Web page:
Passive solar building –

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    It’s 104 degrees F (41 C) in our town today. I am so grateful that our house runs north/south. I can’t stress enough how vital this is. We are in the southern hemisphere and the living area at the back of the house faces north.

    At the moment (3.30pm) my back door step outside is 57* (143*) (sorry, can’t find the degrees symbol!)
    Less than 2 feet away inside, the tiles-over-concrete floor is 31* (87).
    The southern parts of the house inside are around 26* (78).

    Our living area has lots of windows facing north. I’ve had the double blinds pulled down since 6am. It’s dark and sort of cool. The eaves outside are just deep enough to stop summer sun coming in. Our builder is a neighbour and we love him for his understanding of what we wanted. We have no air conditioner, just a few ceiling fans and stand alone fans. Our iron roof is white.

    Winter is mild – the lowest night temp around 4 degrees C. To keep warm we do similar things – pull down blinds/curtains and look out for any air leaks around doors. The slim eaves let in the low winter sun.

    If you’re building read, read then read a bit more. Look at houses, ask questions. Don’t deal with tradespeople who won’t listen to you. Get it right and you’ll be amazed how smoothly things run temperature wise.

    PS – on days like this I’m a little envious of you northerners – I’ll swap you one hot day for a roll in the snow!




    dear wendy,
    i am impressed by your house.
    if possible kindly send me photo of what you exactly to do in clod and in summer and some detailed information also.

    i am making my new bungalow so if kindly send me as soon as possible

    i am keen interested in making my house with your technology and techniques

    my mail [email protected]

    warm regards
    samveg shah



    Gladly trade ya proper temps for -30 f first thing in the morning… Aww, who am I kidding, come summer I’ll be complaining about the heat too.



    Jeremy I have absolutely no concept of -30 degrees! My hose has never frozen up and I’ve never seen snow. I admire you guys in the cold – the things you must battle with, I have no idea. I’ll send some warm vibes to ya.


    Mehaffey Farm

    My husband and I met back in the 70s during the first oil crisis. We almost immediately connected about a dream to design and build a passive solar house. For 30+ years, (two kids and now three grandchildren) we have lived in that house and it works very well. We kept to a simple design, building on a south-facing terraced slope that used to be an apple orchard on my husband’s family’s farm. The house was dug one story deep into the northern hillside, with most of the windows on the south and has a large amount of masonry inside: tile floors, and a massive central chimney for a heat sink. The angle of the winter sun is low, and penetrates deeply into the house to heat the masonry. We supplement heat in the winter with wood harvested from our farm forest, but if the sun is out on the coldest January day, we need no fire. We only fill the woodstove at night. In the summer, the angle of the sun is high, and doesn’t penetrate much into the house. Deciduous oaks in front are fully leafed out and shade us further. The masonry stays very cool and keeps us comfortable with no air conditioning necessary.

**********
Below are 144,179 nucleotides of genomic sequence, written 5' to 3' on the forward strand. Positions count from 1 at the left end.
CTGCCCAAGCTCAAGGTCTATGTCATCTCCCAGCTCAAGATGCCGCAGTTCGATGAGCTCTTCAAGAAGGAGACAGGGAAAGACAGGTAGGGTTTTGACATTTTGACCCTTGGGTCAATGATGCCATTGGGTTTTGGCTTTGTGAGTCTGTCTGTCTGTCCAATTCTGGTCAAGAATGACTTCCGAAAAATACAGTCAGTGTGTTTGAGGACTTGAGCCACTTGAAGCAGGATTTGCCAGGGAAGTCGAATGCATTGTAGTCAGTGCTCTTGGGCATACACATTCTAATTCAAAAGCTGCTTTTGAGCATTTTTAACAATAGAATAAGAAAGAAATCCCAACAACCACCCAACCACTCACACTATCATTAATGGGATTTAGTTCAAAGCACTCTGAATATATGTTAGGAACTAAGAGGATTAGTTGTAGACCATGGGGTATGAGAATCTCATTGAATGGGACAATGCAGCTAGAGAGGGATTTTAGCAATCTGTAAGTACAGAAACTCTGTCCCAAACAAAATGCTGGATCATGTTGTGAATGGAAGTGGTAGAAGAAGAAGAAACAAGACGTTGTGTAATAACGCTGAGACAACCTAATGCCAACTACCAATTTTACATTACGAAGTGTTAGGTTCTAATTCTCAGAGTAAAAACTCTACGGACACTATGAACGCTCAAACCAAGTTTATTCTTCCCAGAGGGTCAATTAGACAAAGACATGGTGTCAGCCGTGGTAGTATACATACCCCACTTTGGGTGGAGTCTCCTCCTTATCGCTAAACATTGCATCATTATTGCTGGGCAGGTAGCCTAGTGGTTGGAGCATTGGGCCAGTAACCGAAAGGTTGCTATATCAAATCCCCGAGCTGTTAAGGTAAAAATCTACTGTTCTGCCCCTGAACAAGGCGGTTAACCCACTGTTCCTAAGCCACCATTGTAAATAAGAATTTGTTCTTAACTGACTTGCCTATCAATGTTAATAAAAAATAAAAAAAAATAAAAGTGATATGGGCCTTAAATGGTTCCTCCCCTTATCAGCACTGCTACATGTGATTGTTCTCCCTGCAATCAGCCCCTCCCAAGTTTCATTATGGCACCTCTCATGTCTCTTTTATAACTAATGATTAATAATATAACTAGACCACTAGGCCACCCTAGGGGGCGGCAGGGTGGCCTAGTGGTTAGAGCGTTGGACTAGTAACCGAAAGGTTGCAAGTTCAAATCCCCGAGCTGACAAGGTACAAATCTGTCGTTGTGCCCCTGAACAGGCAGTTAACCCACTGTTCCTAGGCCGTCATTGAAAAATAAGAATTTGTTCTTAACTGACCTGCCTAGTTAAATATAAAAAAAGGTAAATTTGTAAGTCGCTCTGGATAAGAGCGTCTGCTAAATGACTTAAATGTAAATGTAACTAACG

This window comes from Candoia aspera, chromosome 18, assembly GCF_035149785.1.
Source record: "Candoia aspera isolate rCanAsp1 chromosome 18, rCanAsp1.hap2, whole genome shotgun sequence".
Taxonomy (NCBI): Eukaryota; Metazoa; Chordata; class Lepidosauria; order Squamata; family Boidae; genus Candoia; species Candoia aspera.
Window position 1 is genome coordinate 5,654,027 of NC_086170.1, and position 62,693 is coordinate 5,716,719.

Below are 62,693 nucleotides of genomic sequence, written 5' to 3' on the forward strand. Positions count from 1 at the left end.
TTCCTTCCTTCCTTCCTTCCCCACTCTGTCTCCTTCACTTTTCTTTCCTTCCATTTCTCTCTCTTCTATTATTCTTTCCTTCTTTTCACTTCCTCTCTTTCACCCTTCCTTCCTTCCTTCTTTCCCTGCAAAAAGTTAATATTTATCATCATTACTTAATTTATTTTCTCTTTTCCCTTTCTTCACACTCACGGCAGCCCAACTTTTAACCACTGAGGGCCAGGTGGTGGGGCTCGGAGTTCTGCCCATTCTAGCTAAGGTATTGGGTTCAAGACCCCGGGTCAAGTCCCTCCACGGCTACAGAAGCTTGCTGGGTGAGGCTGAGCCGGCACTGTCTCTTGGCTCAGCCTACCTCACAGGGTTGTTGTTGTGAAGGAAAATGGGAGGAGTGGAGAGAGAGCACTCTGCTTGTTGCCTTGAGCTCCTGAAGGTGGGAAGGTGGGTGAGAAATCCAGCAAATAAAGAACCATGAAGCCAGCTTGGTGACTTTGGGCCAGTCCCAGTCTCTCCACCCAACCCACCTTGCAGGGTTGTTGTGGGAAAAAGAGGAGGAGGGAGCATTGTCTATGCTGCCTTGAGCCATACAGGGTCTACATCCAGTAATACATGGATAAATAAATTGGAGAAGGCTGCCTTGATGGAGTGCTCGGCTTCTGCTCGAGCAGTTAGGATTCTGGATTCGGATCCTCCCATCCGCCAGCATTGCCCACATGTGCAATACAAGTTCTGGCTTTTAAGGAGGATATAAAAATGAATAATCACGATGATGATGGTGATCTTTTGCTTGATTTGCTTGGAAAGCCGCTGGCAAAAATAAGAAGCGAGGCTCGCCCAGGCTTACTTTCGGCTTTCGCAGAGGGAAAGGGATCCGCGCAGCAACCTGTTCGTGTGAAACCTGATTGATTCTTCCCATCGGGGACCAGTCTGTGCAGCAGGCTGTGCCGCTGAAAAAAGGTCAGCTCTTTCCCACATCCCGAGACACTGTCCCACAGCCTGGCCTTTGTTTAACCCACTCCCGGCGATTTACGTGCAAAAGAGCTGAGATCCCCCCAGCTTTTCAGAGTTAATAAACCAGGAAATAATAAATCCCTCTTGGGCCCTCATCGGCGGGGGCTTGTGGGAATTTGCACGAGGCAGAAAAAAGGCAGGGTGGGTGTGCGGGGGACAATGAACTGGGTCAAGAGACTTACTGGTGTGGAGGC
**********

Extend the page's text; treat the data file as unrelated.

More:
One of the nicest parts about living here is when the rest of the area loses power from an ice storm, or bad snowstorm, which happens at least once every winter, we are able to stay toasty and warm, without too much hardship, and we cook on our woodstove.



    Yes, I can say that we too are happy to be in a home that finally works for us in the summer and winter: it’s south-facing and the sun doesn’t come in during the summer. In the winter, we have a veranda and on a sunny day, that will heat the house all day. We still use wood to heat at night.

    But I like the idea of using more masonary to keep temperatures stable. . .Like a rock wall in the veranda where the sun hits. We’d also like to enlarge one of our south-facing windows to let in more light in the winter–so it might be smart to have something to radiate back that heat in the evening.

    But our house is completely simple in design–a very average home from the 80’s. The thing that saves it is the great exposition.

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